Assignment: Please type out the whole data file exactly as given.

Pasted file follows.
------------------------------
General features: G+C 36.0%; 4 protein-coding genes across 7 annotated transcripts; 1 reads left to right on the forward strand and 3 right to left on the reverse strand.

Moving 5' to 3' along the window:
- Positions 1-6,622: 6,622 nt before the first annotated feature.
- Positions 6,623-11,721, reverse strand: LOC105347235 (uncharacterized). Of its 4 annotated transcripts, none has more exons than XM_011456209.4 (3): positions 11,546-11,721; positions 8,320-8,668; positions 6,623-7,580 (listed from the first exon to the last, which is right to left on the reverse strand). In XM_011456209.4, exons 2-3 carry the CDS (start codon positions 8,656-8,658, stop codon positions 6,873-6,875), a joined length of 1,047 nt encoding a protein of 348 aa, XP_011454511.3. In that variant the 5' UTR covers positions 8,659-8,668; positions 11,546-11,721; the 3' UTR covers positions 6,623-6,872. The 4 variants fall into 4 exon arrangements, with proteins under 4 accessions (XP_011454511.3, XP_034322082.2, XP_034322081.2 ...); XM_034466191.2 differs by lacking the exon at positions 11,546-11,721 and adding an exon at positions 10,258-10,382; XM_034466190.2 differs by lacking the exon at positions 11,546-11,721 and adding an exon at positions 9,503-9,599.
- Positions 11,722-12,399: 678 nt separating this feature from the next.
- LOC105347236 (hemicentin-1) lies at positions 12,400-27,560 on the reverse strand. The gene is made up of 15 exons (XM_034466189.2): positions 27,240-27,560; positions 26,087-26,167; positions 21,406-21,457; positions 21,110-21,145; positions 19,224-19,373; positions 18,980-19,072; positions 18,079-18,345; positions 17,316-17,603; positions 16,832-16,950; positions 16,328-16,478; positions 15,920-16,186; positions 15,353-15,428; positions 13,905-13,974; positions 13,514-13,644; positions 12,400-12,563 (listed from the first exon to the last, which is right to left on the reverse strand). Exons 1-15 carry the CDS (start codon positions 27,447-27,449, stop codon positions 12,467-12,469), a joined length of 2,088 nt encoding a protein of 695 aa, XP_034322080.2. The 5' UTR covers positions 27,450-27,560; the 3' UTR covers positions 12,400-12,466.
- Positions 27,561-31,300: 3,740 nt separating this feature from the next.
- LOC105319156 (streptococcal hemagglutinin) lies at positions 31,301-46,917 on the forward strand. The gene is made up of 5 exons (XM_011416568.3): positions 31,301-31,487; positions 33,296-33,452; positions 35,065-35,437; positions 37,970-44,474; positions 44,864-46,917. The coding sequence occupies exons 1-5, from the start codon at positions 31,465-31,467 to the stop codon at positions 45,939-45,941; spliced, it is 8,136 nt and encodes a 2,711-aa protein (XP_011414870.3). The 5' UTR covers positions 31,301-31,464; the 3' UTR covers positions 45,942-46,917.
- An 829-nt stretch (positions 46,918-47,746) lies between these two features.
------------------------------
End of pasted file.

General features: G+C 36.0%; 4 protein-coding genes across 7 annotated transcripts; 1 reads left to right on the forward strand and 3 right to left on the reverse strand.

Moving 5' to 3' along the window:
- Positions 1-6,622: 6,622 nt before the first annotated feature.
- Positions 6,623-11,721, reverse strand: LOC105347235 (uncharacterized). Of its 4 annotated transcripts, none has more exons than XM_011456209.4 (3): positions 11,546-11,721; positions 8,320-8,668; positions 6,623-7,580 (listed from the first exon to the last, which is right to left on the reverse strand). In XM_011456209.4, exons 2-3 carry the CDS (start codon positions 8,656-8,658, stop codon positions 6,873-6,875), a joined length of 1,047 nt encoding a protein of 348 aa, XP_011454511.3. In that variant the 5' UTR covers positions 8,659-8,668; positions 11,546-11,721; the 3' UTR covers positions 6,623-6,872. The 4 variants fall into 4 exon arrangements, with proteins under 4 accessions (XP_011454511.3, XP_034322082.2, XP_034322081.2 ...); XM_034466191.2 differs by lacking the exon at positions 11,546-11,721 and adding an exon at positions 10,258-10,382; XM_034466190.2 differs by lacking the exon at positions 11,546-11,721 and adding an exon at positions 9,503-9,599.
- Positions 11,722-12,399: 678 nt separating this feature from the next.
- LOC105347236 (hemicentin-1) lies at positions 12,400-27,560 on the reverse strand. The gene is made up of 15 exons (XM_034466189.2): positions 27,240-27,560; positions 26,087-26,167; positions 21,406-21,457; positions 21,110-21,145; positions 19,224-19,373; positions 18,980-19,072; positions 18,079-18,345; positions 17,316-17,603; positions 16,832-16,950; positions 16,328-16,478; positions 15,920-16,186; positions 15,353-15,428; positions 13,905-13,974; positions 13,514-13,644; positions 12,400-12,563 (listed from the first exon to the last, which is right to left on the reverse strand). Exons 1-15 carry the CDS (start codon positions 27,447-27,449, stop codon positions 12,467-12,469), a joined length of 2,088 nt encoding a protein of 695 aa, XP_034322080.2. The 5' UTR covers positions 27,450-27,560; the 3' UTR covers positions 12,400-12,466.
- Positions 27,561-31,300: 3,740 nt separating this feature from the next.
- LOC105319156 (streptococcal hemagglutinin) lies at positions 31,301-46,917 on the forward strand. The gene is made up of 5 exons (XM_011416568.3): positions 31,301-31,487; positions 33,296-33,452; positions 35,065-35,437; positions 37,970-44,474; positions 44,864-46,917. The coding sequence occupies exons 1-5, from the start codon at positions 31,465-31,467 to the stop codon at positions 45,939-45,941; spliced, it is 8,136 nt and encodes a 2,711-aa protein (XP_011414870.3). The 5' UTR covers positions 31,301-31,464; the 3' UTR covers positions 45,942-46,917.
- An 829-nt stretch (positions 46,918-47,746) lies between these two features.